Rare piece once owned by Jewish collector at risk of being sold abroad

Rare piece once owned by Jewish collector at risk of being sold abroad

The precious Meissen figure may be sent abroad unless a buyer can match the £270,000 price tag

A rare Meissen figure once owned by a prominent Jewish art collector is at risk of being sold abroad unless a buyer is found to match the £270,000 price tag.

A temporary export ban has been placed on the Commedia dell’arte figure, one of an extremely rare group portraying characters from the Italian theatre, for which the factory at Meissen became famous.

Arts Council England recommended the ban based on the figure’s aesthetic importance and significance to the study of Meissen porcelain.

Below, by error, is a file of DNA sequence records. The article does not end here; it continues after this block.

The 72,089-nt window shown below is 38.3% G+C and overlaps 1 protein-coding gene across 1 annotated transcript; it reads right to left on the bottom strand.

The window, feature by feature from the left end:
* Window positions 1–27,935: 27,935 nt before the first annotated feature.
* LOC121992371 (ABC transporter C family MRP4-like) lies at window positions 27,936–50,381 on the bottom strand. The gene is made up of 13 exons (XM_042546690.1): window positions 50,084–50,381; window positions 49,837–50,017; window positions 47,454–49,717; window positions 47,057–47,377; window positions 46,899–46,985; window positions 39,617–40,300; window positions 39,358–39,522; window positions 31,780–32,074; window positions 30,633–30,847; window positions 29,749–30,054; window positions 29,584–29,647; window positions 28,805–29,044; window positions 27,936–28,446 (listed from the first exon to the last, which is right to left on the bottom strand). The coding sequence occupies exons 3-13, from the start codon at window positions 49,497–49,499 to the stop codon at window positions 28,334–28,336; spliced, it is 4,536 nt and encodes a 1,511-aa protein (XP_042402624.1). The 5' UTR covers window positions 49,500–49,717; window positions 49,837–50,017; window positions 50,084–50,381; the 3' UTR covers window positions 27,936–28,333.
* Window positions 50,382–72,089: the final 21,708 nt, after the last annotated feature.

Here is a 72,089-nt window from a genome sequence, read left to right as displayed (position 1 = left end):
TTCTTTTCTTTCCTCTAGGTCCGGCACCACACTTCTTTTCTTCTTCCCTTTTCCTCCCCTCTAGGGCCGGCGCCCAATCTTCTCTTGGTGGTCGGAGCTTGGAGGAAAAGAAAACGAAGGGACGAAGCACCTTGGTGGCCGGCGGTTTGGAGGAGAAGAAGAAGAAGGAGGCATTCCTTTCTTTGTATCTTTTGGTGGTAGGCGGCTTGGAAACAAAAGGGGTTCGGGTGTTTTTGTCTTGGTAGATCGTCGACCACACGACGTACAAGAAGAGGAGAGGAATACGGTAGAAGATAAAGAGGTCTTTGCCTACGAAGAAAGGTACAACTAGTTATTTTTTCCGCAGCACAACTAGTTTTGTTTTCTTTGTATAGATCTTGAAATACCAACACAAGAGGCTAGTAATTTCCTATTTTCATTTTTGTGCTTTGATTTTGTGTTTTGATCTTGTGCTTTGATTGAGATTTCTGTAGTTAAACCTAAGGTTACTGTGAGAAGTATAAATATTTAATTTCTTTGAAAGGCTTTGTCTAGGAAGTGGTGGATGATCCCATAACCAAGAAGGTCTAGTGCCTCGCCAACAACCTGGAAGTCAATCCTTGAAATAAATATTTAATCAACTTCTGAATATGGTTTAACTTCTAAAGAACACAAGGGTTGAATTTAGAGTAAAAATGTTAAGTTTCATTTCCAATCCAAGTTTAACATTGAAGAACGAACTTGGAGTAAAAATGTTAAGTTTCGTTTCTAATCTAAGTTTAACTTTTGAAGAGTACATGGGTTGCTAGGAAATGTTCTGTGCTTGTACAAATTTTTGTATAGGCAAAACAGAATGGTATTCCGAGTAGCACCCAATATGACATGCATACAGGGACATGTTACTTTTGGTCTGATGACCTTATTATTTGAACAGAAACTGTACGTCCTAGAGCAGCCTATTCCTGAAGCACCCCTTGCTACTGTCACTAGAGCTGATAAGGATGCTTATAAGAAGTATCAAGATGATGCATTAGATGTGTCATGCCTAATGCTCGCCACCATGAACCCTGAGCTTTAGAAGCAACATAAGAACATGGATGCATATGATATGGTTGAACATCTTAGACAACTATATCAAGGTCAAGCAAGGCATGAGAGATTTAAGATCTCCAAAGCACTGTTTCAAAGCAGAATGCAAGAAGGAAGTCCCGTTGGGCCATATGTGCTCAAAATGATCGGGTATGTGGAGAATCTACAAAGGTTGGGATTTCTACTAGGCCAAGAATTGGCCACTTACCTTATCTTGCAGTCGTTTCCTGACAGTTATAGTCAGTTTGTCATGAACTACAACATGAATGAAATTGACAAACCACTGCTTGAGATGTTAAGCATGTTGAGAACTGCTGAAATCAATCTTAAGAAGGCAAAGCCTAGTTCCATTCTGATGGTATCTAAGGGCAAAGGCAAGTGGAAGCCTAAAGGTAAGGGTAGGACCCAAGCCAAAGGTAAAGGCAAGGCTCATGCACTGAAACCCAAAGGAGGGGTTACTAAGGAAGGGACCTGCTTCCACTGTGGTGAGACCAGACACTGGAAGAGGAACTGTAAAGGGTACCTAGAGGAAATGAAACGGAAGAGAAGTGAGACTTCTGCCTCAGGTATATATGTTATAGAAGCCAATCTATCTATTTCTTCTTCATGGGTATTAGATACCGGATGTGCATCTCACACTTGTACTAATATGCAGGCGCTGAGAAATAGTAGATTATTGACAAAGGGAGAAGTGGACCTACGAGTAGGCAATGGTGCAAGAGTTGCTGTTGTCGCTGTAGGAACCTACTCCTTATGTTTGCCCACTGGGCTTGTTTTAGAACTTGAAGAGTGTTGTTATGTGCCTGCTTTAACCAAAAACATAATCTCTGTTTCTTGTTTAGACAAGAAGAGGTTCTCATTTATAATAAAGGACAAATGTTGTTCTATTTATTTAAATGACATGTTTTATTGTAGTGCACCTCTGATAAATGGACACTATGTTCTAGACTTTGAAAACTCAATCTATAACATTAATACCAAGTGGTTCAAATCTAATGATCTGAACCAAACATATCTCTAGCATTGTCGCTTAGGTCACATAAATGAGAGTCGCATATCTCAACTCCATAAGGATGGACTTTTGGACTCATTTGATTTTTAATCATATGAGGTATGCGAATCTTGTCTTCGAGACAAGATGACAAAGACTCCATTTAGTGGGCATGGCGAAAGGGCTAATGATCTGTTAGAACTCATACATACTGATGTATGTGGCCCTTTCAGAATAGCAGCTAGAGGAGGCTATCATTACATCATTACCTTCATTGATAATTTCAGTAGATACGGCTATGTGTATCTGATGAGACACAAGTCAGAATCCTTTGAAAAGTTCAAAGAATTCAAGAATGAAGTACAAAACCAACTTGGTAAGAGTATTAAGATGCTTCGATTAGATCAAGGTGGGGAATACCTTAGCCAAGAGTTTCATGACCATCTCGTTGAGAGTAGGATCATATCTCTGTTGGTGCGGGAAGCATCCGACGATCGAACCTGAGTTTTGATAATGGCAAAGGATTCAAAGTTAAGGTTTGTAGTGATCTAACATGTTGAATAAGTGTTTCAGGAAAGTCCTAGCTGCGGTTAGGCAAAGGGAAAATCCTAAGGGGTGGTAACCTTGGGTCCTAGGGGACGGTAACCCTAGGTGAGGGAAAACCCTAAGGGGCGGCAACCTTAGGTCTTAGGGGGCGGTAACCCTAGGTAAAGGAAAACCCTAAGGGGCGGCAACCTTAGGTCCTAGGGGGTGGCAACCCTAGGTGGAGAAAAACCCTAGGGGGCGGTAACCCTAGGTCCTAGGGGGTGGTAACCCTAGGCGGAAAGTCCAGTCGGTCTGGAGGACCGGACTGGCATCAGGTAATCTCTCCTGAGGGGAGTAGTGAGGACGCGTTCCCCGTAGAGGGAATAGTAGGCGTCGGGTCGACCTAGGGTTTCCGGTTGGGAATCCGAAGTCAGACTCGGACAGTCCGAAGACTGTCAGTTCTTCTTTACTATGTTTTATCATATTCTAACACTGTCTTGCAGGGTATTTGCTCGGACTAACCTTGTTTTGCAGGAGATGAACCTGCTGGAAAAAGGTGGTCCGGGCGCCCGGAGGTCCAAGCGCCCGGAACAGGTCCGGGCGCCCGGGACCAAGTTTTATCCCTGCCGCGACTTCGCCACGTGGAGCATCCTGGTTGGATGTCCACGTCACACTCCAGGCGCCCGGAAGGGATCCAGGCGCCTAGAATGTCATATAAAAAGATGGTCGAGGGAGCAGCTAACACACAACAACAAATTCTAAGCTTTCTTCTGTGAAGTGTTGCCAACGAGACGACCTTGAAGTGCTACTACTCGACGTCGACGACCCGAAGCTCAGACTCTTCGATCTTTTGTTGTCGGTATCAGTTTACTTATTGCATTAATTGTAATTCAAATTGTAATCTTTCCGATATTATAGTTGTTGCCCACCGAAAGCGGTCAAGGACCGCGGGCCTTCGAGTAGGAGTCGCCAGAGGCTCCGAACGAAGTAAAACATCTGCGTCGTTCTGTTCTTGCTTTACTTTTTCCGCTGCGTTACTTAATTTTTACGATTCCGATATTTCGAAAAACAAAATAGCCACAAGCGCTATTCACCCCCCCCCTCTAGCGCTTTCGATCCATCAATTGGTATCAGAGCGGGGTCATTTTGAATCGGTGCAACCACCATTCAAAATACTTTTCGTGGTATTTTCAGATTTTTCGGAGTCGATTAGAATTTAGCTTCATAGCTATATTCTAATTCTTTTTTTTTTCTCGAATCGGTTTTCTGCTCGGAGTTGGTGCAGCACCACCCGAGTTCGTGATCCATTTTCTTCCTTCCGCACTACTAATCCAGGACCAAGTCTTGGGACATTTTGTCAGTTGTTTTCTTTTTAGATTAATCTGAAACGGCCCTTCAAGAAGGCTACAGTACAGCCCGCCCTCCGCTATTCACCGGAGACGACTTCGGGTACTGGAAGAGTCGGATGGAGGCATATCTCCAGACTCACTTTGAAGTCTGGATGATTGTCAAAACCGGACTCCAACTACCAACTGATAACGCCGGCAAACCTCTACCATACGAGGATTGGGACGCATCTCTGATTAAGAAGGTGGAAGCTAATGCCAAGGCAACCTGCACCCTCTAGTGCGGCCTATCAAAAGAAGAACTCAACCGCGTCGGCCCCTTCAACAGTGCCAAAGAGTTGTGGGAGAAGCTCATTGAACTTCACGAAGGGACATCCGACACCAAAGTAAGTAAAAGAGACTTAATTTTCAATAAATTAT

The Böttger stoneware figure was once owned by Jewish art enthusiast Emma Budge, whose collection was sold at the Graupe Auction House in Berlin, following her death in 1937.

The Nazis replaced the executors of her will with their own and the proceeds from the sale were paid into a blocked account.

Emma’s heirs never received any of the money. The figure was eventually acquired by a prominent member of the Jewish community, who escaped Nazi Germany in April 1938.

Meissen is renowned across Europe as being the first true hard-paste porcelain factory in 18th Century Europe.

Imported from China and Japan, the rare, fragile and translucent porcelain was a source of wonder to kings, princes and aristocrats across Europe, with many attempting to replicate these efforts.

The temporary export ban will last until 1 October, although it may be extended to January 2018 if a serious buyer is found.



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